Review: Forge Sketching App from Adonit

There is a whole host of note-taking and drawing apps for iPad especially, and a lot can be done with a free app and a cheap stylus.

The makers of the Jot Touch stylus, Adonit, have entered the sketching game with their new app Forge (free) for iPad. 

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Forge is a sketching, drawing, and design-brainstorming app for iPad that syncs with Adonit's Jot Touch stylus to create whatever you want on the “design walls”or blank canvasesin the app. Forge gives you the feel of a virtual desk, since you can see all your sketches in one place, categorized by project. 

You could compare it to the apps Paper, Bamboo Paper, and the Adobe Creative Suite apps like Adobe Line and Adobe Draw. All of these provide a sketching experience akin to that of Forge’s. 

To draw, you use the tools and colors available to you in the app, which seem to be more extensive than other apps where you can upgrade your brushes and colors with in-app purchases. It’s easy to get drawing, and the shortcuts are intuitive. My favorite is the swipe to undo; either use two fingers to swipe left, or set up a shortcut button on your stylus. 

Creating new sketches is a breeze, just tap the “new” icon on the top right, and there’s even an option to add the layers from the previous sketch to your new one, instead of keeping sketches in their own boxes. That idea is great for fluid design brainstorming. Just pinch the sketch shut to reach your "walls" again.


Connecting the stylus is easy, and once you follow the prompts a settings menu appears. There are buttons on the stylus that you can use to complete tasks (like undoing a brush stroke, for example). 


Some of my favorite features of Forge include layers. Users can choose to merge the layers with a simple pinch, remove layers, or turn down the opacity of layers. Another includes the color palettes (you can use the built-in ones or create your own!) and the quick way to change the weight of the brush you’re using.


  • Stylus connection: Obviously, Forge works best with the Jot Stylus. However, it also works with your finger or any other stylus. The app also works well and recognizes that your hand will be resting on the iPad, not letting it interfere with usage (called palm rejection).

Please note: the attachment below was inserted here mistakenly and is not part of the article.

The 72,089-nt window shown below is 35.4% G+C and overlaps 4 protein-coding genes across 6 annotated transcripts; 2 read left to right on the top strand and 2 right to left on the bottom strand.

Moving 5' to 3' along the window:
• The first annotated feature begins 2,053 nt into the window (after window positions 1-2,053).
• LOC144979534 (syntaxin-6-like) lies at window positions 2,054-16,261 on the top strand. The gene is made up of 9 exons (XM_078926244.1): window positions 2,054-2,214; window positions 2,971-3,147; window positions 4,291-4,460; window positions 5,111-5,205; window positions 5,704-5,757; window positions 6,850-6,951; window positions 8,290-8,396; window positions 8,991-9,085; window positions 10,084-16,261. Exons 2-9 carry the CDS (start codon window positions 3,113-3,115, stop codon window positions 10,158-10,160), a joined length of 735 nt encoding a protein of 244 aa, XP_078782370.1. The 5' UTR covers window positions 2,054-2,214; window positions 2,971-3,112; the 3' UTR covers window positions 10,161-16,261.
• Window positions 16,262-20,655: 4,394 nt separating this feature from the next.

• Color palettes: In apps like Bamboo Paper and Paper, you have to buy more colors and brushes. In Forge, you can create your own color palettes, and even use an eyedropper tool to pull colors from photos, which you can pull into your drawing space.

  • Sharing capabilities: Users can share their designs as a PNG, with the option of sharing them with all Apple native sharing capabilities, Dropbox, and AirDrop. Be careful! The background of PNG’s are transparent. PDF sharing is more limited to Messages, Mail, Dropbox, and AirDrop. 


  • Niche market: Forge is really catering to a niche market—one that needs to sketch for work. However, if you fit that niche market, all power to you. 

  • Stylus connection when iPad goes to sleep: With a fully charged stylus in hand (which has a very cool magnetic USB charger), I started to draw. However, when the iPad went to sleep after a while, I had to connect the stylus again several times. I guess this is a hazard of the trade, but it does get a little repetitive. 

Final Verdict: 

Forge is an easy way to create and share ideas over a simple UI. Export options are almost unlimited, and the layers make a big difference if you’re sketching ideas. The included color and brush tools outshine other apps like it.

iPhone Life Rating: 4 out of 5 stars

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Author Details

Abbey Dufoe's picture

Author Details

Abbey Dufoe

Abbey Dufoe is a freelance writer and a web producer at a nonprofit based in Princeton, NJ. She's always itching for the newest iOS gadget (current favorite - the Apple Watch). She tweets and blogs about the earth and the Internet on Twitter at @abbeydufoe and at